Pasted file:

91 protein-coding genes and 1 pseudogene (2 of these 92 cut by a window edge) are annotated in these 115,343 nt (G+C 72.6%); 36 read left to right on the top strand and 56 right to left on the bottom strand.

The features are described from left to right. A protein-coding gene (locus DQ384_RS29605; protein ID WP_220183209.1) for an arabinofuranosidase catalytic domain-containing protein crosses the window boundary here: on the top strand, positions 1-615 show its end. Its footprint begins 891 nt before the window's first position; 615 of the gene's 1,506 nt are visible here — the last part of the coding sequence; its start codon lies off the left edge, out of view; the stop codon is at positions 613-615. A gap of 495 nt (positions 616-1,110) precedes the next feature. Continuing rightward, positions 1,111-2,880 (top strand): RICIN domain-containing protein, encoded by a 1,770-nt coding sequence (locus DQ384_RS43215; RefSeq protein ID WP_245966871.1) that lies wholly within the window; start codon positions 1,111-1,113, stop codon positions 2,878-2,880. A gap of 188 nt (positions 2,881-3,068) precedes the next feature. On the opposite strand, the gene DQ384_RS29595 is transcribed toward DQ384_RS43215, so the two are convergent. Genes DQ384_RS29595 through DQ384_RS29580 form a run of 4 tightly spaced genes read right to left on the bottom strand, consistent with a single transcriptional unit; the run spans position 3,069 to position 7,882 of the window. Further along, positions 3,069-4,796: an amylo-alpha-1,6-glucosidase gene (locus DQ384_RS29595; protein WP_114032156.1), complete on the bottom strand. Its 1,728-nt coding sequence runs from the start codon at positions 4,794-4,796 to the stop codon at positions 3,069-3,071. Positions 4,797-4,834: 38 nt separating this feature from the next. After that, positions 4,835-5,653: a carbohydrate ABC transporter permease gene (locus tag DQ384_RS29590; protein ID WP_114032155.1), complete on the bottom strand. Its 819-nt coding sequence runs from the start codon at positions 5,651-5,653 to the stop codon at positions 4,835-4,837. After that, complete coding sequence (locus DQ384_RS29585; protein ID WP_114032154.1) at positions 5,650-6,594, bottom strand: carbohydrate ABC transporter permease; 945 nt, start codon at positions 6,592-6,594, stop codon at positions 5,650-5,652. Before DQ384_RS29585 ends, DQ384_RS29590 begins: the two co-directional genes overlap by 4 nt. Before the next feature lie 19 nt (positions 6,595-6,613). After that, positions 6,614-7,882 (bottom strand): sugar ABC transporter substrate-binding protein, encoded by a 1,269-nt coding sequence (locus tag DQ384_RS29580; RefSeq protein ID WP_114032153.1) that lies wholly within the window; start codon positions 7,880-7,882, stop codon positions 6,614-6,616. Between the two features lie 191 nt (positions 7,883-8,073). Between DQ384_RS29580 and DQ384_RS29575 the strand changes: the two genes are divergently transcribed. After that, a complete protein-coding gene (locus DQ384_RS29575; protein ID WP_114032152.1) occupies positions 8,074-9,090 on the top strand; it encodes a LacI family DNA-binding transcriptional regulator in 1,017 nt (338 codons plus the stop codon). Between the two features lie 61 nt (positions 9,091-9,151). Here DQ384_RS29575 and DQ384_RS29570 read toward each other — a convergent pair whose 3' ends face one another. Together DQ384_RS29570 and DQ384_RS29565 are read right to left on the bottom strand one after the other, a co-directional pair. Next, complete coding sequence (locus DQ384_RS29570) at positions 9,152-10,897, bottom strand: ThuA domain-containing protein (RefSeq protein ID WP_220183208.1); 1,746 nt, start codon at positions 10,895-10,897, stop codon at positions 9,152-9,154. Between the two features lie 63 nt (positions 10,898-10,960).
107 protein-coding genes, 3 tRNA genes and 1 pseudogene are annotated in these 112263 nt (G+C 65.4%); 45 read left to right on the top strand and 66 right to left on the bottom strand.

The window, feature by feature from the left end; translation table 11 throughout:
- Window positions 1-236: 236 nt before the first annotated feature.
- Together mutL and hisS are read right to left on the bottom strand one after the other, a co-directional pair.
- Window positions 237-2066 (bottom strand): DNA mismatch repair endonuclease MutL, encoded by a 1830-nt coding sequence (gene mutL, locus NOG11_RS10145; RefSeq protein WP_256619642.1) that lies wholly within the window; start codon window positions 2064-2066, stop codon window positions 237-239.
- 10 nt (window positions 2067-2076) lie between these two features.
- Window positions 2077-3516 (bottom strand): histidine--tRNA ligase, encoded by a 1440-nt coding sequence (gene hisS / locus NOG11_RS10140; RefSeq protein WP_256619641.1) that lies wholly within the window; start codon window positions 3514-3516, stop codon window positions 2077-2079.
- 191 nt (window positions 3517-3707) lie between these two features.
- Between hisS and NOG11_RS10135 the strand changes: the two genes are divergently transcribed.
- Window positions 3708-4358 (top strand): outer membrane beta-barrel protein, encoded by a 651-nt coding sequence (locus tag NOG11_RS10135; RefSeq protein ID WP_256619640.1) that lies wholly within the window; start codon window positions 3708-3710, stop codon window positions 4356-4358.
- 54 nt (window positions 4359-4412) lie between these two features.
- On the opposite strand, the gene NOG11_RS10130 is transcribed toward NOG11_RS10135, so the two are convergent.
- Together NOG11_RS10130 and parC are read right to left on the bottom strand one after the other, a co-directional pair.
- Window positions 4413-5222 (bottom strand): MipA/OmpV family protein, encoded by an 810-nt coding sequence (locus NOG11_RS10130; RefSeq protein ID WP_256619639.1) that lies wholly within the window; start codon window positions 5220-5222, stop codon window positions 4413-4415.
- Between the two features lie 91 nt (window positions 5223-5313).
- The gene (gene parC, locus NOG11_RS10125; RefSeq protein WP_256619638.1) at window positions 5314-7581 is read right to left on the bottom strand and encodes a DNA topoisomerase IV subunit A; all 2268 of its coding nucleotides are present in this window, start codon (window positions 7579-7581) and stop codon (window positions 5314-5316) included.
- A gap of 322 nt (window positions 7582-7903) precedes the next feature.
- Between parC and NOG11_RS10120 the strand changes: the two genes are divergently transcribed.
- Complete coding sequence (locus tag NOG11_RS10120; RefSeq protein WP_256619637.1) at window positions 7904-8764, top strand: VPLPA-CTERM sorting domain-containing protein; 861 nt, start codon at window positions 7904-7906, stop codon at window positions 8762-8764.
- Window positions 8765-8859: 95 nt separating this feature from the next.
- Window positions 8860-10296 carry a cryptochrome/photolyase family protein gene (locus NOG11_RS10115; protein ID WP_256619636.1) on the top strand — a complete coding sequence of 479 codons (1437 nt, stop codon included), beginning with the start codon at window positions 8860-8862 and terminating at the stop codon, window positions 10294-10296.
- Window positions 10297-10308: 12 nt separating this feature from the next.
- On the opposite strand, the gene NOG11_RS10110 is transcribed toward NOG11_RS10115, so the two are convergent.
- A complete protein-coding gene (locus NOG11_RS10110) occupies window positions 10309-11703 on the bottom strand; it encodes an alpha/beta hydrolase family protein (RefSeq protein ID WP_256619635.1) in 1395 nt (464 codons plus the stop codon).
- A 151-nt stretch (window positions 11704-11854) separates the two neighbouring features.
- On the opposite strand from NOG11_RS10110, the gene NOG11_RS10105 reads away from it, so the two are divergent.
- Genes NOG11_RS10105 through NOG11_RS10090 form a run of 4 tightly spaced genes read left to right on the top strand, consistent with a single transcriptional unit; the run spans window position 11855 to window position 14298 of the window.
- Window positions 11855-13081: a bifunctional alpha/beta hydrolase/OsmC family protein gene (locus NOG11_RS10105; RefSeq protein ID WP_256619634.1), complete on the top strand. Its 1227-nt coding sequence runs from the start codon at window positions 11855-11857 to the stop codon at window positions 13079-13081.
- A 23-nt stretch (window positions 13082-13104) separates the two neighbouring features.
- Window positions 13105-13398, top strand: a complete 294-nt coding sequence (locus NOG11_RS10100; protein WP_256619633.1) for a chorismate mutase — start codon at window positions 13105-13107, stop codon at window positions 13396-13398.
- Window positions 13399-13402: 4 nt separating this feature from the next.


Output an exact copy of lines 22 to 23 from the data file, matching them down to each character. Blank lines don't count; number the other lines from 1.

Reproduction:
- Window positions 8765-8859: 95 nt separating this feature from the next.
- Window positions 8860-10296 carry a cryptochrome/photolyase family protein gene (locus NOG11_RS10115; protein ID WP_256619636.1) on the top strand — a complete coding sequence of 479 codons (1437 nt, stop codon included), beginning with the start codon at window positions 8860-8862 and terminating at the stop codon, window positions 10294-10296.